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Qupzilla Web Browser Is Searching for a New Logo

Branding is key, especially in the crowded browser market


The Current QupZilla Logo

QupZilla, the lightweight Qt web-browser, is on the hunt for a brand new app logo. 

David Rosca of the QupZilla development team has sought help from designer Adrien Vigneron in updating the browser’s brand, feeling that the current ‘globe on starburst’ design is just ‘not great enough’. 

QupZilla is a cross-platform, Qt-based browser. Although it is not the most widely known ‘window on the web’ it is, like GNOME Web and Midori, a commendable open-source alternative to the major players.

Could a brand new icon boost its appeal further?

Drafts For The New QupZilla Logo

Adrien Vigneron is the designer tasked with working a new identity for the lightweight web browser.

From a segmented sweating oranges to a shark in search of a hockey team, it is fair to say that all of his proposed designs are novel in their variety. And to the designers credit they’re also extremely well made.

But are these drafts the right fit for QupZilla?

A Bad Icon Is A Bug

Good app icons can dramatically change the way people feel about the software it represents. An icon is, in effect, a statement as much as it is an identity.

A low-res, badly designed icon with no thought behind tells the user that they’re getting a low-res, badly designed app knocked together quickly. Don’t believe me? Ask yourself how often you scroll past apps with bad icons in the App Store or Google Play!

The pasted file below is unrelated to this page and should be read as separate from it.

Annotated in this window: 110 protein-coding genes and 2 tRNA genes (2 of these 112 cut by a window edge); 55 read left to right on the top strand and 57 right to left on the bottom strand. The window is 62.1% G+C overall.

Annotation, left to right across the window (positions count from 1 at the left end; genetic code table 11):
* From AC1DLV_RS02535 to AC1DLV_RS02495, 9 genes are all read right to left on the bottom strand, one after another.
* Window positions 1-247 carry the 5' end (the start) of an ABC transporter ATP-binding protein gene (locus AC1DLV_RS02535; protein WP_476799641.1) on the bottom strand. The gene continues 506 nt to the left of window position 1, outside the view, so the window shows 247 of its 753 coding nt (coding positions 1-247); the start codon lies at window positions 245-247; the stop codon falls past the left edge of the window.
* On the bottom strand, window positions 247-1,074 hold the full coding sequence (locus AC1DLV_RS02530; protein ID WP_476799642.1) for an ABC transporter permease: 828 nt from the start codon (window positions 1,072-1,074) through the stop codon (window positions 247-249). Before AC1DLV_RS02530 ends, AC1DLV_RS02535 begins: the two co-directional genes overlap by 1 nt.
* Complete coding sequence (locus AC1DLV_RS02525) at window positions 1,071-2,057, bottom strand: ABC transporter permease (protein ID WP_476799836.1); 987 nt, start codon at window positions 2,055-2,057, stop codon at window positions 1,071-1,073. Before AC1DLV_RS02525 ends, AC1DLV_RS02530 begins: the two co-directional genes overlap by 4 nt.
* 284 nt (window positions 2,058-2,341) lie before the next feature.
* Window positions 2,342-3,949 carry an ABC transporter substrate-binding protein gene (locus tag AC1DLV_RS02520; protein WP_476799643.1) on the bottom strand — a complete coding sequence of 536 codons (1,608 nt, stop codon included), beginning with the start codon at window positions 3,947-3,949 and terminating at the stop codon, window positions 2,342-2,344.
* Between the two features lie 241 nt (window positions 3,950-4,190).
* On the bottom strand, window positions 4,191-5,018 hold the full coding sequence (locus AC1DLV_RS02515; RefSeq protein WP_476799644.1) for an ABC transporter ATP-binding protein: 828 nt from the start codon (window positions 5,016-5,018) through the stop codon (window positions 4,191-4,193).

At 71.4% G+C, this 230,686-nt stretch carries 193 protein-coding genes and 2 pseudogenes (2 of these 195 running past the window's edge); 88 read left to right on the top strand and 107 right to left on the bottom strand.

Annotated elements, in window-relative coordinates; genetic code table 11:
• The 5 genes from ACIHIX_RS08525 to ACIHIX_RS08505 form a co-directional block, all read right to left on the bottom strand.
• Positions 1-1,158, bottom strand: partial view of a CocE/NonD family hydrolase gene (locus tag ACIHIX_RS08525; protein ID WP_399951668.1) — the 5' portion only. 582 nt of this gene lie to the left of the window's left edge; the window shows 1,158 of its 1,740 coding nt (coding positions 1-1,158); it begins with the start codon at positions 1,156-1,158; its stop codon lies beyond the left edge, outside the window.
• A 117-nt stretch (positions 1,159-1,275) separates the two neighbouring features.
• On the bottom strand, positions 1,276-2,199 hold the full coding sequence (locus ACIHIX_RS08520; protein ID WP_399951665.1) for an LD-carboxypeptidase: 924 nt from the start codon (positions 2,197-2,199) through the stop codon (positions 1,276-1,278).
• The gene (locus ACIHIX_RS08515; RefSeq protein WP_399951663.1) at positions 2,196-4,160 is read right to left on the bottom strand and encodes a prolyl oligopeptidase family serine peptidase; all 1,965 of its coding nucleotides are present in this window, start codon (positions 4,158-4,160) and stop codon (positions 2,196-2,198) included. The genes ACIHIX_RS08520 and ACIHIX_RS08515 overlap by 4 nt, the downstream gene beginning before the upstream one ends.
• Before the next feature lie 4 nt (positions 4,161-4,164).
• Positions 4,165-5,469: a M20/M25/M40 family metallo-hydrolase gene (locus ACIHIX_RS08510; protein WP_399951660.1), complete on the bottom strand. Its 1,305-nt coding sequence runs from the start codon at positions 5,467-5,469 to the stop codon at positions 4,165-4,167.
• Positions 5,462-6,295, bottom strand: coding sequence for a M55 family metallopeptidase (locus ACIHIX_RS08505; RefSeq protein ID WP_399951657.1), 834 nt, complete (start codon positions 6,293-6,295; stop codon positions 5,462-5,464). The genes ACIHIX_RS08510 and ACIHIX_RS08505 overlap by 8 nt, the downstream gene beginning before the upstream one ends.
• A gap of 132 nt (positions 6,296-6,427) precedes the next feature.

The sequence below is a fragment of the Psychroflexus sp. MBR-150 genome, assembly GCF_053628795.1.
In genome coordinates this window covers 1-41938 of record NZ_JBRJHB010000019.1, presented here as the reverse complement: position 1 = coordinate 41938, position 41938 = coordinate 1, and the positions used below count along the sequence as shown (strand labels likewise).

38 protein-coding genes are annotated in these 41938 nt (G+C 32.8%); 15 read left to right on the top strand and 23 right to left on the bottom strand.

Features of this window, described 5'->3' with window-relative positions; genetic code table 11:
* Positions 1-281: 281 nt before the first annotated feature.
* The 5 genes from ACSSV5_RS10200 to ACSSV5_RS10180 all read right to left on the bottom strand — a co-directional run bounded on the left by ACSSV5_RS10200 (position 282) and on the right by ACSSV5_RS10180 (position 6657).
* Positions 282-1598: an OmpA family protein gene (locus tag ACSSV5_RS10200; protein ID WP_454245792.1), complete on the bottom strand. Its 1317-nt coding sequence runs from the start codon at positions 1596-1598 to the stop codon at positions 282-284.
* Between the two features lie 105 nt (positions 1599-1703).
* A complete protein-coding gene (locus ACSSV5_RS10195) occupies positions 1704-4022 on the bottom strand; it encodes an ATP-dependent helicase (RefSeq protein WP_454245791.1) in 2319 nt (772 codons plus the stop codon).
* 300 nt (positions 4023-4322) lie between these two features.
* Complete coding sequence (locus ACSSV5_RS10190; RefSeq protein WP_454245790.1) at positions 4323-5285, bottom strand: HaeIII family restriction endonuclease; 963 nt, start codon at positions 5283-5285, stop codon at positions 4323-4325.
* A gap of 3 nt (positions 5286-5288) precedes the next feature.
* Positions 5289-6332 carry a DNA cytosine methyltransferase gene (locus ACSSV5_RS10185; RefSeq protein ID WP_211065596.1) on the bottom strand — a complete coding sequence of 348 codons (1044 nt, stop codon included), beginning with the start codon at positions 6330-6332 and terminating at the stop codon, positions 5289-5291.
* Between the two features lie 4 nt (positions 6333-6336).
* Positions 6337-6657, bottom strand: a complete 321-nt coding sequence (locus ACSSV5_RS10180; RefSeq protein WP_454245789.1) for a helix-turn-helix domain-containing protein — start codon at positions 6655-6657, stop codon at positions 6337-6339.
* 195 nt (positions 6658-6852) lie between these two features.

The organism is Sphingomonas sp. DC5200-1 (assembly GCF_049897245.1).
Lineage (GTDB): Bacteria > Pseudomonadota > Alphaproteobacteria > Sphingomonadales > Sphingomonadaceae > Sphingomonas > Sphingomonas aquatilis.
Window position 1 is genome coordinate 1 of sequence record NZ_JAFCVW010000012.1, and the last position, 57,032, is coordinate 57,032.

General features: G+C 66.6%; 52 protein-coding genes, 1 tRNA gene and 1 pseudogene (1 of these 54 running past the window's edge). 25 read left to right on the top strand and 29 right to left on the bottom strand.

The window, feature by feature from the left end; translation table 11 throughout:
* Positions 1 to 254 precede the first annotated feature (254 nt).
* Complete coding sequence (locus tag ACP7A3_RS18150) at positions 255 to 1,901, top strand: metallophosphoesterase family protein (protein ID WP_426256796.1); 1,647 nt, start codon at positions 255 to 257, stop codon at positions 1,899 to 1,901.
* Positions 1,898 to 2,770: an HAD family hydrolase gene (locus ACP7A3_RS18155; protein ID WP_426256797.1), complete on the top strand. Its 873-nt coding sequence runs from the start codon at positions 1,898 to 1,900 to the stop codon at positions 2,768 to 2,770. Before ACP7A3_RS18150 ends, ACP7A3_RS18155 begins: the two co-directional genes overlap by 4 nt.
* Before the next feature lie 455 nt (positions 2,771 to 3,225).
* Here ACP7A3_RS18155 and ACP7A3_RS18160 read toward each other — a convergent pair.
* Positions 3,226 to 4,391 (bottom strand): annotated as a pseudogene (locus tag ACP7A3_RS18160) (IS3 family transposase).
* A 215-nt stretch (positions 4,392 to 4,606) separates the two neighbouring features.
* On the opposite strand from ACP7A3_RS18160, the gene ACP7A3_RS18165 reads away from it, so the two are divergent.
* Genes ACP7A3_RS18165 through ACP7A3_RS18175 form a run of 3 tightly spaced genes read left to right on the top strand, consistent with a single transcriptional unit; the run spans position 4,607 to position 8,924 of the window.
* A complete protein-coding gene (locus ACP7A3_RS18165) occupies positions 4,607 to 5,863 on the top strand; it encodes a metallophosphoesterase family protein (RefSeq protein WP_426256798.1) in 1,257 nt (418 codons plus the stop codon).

But looking well designed and being well designed are not the same thing.

A decent app icon should convey the purpose of the app from the moment you see it. It should also be distinct and recognisable. This is not an easy balance to strike.

QupZilla 1.6.1 Ubuntu

QupZilla in Ubuntu

QupZilla has a decent logo — on paper at least. It ticks all the right signifiers: an ice-blue globe (shorthand for ‘internet’; and why most web-browser icons tend to be round) in front of a dynamic starburst (visual shorthand for ‘speed, power’, etc).

But it’s not unique.

A quick google for a ‘generic browser logo’ presents a sea of similar iconography. QupZilla needs to make a statement with any new design, but not stray too far from colloquial metaphors or symbolism.

Like I said earlier: not an easy balance to strike.

The good news for existing and potential users of the browser is that no final decision on a new icon has yet been taken.

The QupZilla team is open to suggestions and thoughts on the proposed new logos and what is presented above and on Adrien’s blog remain under development.

Feel free to share your own stab at a new icon idea in the comments below.

QupZilla 2.0 In The Works

On to more practical matters. Work on QupZilla 2.0, the next major release and to be based on the new QtWebEngine backend, is still underway.

A bug-fix release of the current 1.8.x series, based on QtWebKit, now deprecated but available in the package archive of most major distributions, is due for release later this month.